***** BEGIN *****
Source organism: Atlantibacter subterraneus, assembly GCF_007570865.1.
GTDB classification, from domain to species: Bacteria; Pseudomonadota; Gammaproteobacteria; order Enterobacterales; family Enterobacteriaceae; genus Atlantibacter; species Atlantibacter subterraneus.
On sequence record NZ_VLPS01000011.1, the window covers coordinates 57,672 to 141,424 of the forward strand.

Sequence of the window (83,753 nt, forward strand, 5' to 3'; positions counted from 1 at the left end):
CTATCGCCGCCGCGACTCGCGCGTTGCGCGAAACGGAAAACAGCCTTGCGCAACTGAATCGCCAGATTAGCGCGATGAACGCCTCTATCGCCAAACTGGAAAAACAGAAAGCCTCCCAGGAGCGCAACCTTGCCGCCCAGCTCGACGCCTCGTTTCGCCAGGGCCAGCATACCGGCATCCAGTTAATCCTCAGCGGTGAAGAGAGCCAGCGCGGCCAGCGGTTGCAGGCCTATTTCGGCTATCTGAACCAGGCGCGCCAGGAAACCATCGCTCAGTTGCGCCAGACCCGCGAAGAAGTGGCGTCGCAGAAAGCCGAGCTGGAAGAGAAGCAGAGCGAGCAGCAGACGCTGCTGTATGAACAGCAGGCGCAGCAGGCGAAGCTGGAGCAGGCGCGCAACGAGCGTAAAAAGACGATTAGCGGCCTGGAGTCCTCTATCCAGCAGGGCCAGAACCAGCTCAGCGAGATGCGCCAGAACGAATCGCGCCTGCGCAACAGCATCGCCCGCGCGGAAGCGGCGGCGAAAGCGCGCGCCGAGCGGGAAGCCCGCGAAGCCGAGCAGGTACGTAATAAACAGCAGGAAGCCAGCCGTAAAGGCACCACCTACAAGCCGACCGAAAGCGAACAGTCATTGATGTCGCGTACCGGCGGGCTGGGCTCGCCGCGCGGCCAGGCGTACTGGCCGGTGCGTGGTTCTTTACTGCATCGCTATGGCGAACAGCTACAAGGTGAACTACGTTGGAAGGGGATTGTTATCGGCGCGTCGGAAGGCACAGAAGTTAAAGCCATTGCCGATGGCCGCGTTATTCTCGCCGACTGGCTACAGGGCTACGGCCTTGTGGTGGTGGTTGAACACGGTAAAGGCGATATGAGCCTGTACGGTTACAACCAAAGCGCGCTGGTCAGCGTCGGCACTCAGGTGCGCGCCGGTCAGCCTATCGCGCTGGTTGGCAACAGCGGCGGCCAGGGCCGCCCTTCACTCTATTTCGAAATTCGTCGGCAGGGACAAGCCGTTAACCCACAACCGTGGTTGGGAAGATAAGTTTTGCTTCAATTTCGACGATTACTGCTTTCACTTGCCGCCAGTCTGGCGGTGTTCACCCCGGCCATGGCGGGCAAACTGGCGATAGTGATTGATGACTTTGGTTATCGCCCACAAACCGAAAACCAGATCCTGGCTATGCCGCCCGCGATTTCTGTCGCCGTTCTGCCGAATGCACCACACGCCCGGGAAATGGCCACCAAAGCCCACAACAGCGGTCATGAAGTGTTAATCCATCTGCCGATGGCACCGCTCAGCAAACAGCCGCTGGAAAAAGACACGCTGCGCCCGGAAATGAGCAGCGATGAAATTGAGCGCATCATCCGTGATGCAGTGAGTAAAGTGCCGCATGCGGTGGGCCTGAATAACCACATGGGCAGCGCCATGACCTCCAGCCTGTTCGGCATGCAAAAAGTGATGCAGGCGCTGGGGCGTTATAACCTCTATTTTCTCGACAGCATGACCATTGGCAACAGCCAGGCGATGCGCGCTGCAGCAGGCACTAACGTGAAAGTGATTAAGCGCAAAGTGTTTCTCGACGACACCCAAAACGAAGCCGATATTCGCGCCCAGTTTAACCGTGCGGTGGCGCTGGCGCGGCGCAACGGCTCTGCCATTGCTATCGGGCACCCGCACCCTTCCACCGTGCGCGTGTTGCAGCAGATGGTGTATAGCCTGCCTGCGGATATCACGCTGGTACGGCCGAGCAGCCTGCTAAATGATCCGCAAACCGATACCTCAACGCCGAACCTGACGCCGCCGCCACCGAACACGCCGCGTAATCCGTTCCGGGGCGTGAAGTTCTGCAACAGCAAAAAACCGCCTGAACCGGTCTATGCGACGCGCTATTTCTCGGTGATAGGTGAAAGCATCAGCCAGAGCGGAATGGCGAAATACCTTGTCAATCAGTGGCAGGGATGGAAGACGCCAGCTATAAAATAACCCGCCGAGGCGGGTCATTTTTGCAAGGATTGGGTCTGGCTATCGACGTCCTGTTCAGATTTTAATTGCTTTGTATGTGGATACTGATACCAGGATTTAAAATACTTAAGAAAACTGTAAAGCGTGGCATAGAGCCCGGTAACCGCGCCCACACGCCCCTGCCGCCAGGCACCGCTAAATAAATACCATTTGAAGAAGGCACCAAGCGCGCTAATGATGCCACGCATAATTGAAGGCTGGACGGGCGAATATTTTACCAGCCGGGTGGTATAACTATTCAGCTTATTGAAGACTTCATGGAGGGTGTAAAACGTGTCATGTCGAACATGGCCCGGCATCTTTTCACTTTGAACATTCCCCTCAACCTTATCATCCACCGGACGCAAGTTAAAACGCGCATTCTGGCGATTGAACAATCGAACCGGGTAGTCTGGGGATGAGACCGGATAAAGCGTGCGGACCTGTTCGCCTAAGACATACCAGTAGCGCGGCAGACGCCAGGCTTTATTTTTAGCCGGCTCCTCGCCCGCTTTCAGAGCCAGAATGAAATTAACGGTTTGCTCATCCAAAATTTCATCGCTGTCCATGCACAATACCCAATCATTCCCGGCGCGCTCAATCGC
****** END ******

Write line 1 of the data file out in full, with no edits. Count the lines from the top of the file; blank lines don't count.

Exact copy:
Source organism: Atlantibacter subterraneus, assembly GCF_007570865.1.